How to improve HR capability in DEI
Sheryl Miller, c-suite coach and author of Smashing Stereotypes: How To Get Ahead When You’re The Only____In The Room describes herself as one of life’s great optimists. But get her talking about HR’s success (or lack of) in moving the diversity, equity and inclusion (DEI) needle, and the founder of the Stilettos Network (which champions a more gender equal society) quickly loses her calm.
“I’m not going to sugarcoat it. HR’s got a bit of a case to answer,” she opines. “It’s quite clear HR struggles with the right response about what to do about DEI. And that’s an issue with the profession. HR should be all over this. In any other corporate scandal you see other representative bodies take action, but all it has to do is call out a hiring decision and somehow it’s seen as being radical.”
Miller isn’t alone in decrying what appears to be very little action – at a time when the DEI agenda has never been so prescient. Some of the eye-rolling is familiar territory. “CEOs don’t suddenly wake up being evangelical; if they’re going to be at the DEI party they need strong HRDs to push back and challenge, and influence things getting done,” argues Rachel Davis, joint managing director at talent insight firm Armstrong Craven, pointing to the still prevalent view that HR directors need an active and listen-to seat at the table.
Your average HRD is not a DEI guru; is under-trained in it; hasn’t been brought up dealing with it and is uncomfortable with it. Not only is HR capability low but HR professionals also feel uncomfortable bringing it up
But with diversity and inclusion there is a sense that even bigger barriers are at play. “At a fundamental level there is the issue of what are the motivations for doing it,” argues professor David Collings, associate dean for research, Dublin City University. “For some it's merely a response to an event – such as Black Lives Matter, Pride or International Women’s Day – but that’s not DEI,” he says. “True DEI is a lens through which the whole company looks. When it’s truly ingrained it looks like something different.”
Adds Stephen Frost – who acted as a diversity and inclusion advisor to both the UK government and the White House and was head of diversity and inclusion for the Olympic and Paralympic Games – somewhere along the line DEI has morphed into simply a compliance issue too. “Here, you’re just box-ticking,” he says. “You’re doing something like gender pay reporting to fulfil a regulatory demand. But the problem with box ticking is that this is about achieving minimums not maximums and it fails to get embedded into organisational design,” he argues. And here’s something you don’t hear too often: his assertion that HR itself isn’t diverse. “It’s dominated by white women; so there’s no lived experience about what to focus on first.”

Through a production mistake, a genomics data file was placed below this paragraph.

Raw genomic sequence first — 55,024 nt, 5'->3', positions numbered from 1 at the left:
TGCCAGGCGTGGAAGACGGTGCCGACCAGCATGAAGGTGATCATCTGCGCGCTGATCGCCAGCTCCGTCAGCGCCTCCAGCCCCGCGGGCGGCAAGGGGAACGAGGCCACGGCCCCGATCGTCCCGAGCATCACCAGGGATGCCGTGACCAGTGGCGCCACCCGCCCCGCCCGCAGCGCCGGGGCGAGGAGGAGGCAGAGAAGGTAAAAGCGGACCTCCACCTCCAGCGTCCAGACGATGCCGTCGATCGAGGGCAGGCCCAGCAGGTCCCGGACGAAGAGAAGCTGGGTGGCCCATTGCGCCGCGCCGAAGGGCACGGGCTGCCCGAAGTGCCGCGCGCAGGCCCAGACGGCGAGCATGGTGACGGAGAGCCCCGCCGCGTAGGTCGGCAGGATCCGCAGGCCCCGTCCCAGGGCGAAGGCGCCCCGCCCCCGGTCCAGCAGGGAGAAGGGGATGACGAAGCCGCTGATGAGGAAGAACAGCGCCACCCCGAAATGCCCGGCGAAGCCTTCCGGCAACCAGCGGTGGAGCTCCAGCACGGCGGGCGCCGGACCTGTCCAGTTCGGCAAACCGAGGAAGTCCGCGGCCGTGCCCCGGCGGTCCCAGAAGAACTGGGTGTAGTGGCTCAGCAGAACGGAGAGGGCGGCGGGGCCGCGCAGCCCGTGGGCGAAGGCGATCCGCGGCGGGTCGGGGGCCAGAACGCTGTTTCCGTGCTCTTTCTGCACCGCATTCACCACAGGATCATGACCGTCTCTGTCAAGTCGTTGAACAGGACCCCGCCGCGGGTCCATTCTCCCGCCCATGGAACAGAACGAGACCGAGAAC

The evidence largely bears out these comments. Research by engagement consultancy Inpulse finds 33% of 11,000 employees it polled up to December 2020 said they did not feel their company took diversity and inclusion seriously. But most critical is Elevating Equity: The Real Story of Diversity and Inclusion by global industry analyst Josh Bersin. It makes for uncomfortable reading.
According to the research of 804 HR professionals fewer than 12% of companies compensate or track senior leaders for achievement of specific inclusion or diversity goals, while 76% of companies have no diversity or inclusion goals of any nature and 40% of firms see DEI as a risk mitigation and compliance issue. In addition, only 12% of companies hold managers responsible for recruiting diverse candidates and only 11% of recruiters are evaluated based on sourcing from underrepresented groups.
Bersin concludes that roughly 80% of companies are just going through the motions and not holding themselves accountable. But perhaps more shocking is another piece of research by Bersin of more than 3,500 HR professionals that finds 80% of HR professionals assess themselves as beginners in DEI, with a mere 3% claiming deep expertise in the area.
“HR thinks this stuff is simple, but actually DEI is quite hard, and then there’s the fact DEI is a business issue, not really an HR one as such, which is why hiring a chief diversity officer won’t work alone,” says Bersin.
“DEI isn’t a compliance issue or a purely HR issue but how you define your organisation. The whole business has to be wrapped up around being diverse. Your average HRD is not a DEI guru; is under-trained in it; hasn’t been brought up dealing with it and is uncomfortable with it. Not only is HR capability low but HR professionals also feel uncomfortable bringing it up.”
An example of this is found even in an area often considered the easiest to tackle first – gender equality. “The overarching sense I get is of an understanding of needing to do something, but HR isn’t quite sure what,” suggests Sheree Atcheson, former diversity, equity and inclusion leader at Monzo and author of upcoming book Demanding More.